Health research agencies from six nations -- including from the United States, China and India -- announced Monday they were joining forces to battle chronic diseases that increasingly affect developing nations.
The agencies will focus on the world's most fatal non-communicable diseases: cardiovascular diseases -- mainly heart disease and stroke -- cancer, especially lung cancer, chronic respiratory conditions, and Type 2 diabetes, which is linked to obesity.
"The health impact and socio-economic cost of these largely preventable diseases is enormous and rising, potentially derailing efforts at poverty reduction," the Global Alliance for Chronic Diseases said in a statement.
The Alliance is being formed "to support clear priorities for a coordinated research effort that will address this growing health crisis, now reaching world epidemic proportions," the statement read.
Unless there is more on these illnesses, experts believe that 388 million people around the world "will die of one or more such diseases within the next decade."
"We know that chronic diseases are responsible for about 60 percent of death world-wide, and 80 percent of which are in low and middle income countries," said Elizabeth Nabel, who heads the US National Heart, Lung and Blood Institute (NHLBI), a branch of the NIH.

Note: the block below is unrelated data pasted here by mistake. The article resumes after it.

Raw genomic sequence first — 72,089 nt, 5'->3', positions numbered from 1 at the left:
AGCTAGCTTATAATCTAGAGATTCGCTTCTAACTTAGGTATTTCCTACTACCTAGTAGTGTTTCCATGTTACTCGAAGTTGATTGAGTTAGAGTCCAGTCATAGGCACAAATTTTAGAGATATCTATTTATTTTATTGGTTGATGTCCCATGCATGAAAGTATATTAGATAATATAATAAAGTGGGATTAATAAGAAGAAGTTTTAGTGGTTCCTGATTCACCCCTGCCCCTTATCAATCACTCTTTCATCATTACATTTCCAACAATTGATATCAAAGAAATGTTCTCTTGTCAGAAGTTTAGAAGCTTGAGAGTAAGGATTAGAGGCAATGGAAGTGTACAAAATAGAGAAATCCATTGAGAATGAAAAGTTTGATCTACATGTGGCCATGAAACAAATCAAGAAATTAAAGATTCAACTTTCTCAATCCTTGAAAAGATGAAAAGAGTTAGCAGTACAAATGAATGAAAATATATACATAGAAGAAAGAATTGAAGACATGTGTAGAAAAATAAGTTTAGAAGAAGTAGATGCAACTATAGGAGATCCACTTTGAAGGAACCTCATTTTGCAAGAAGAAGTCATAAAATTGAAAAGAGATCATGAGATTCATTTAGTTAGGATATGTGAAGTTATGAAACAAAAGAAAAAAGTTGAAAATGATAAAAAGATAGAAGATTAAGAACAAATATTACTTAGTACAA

So the number of people affected by chronic diseases "is disproportionately affecting individuals in the developed world, low and middle income countries, many of them under the age of 70," Nabel told AFP.
The Alliance "is attempted to fund research and training that is focused on reducing the burden of chronic diseases in the developing world," she said.
A key goal is to train individuals "that would be able to be the health research and health care leaders in those countries," Nabel said.
The Alliance members are: the Australia National Health and Medical Research Council; the Canadian Institutes of Health Research; the Chinese Academy of Medical Sciences; the UK Medical Research Council; two branches of the US National Institutes of Health; and the New Delhi-based Indian Council of Medical Research.
The World Health Organization (WHO) has joined the Alliance as an observer.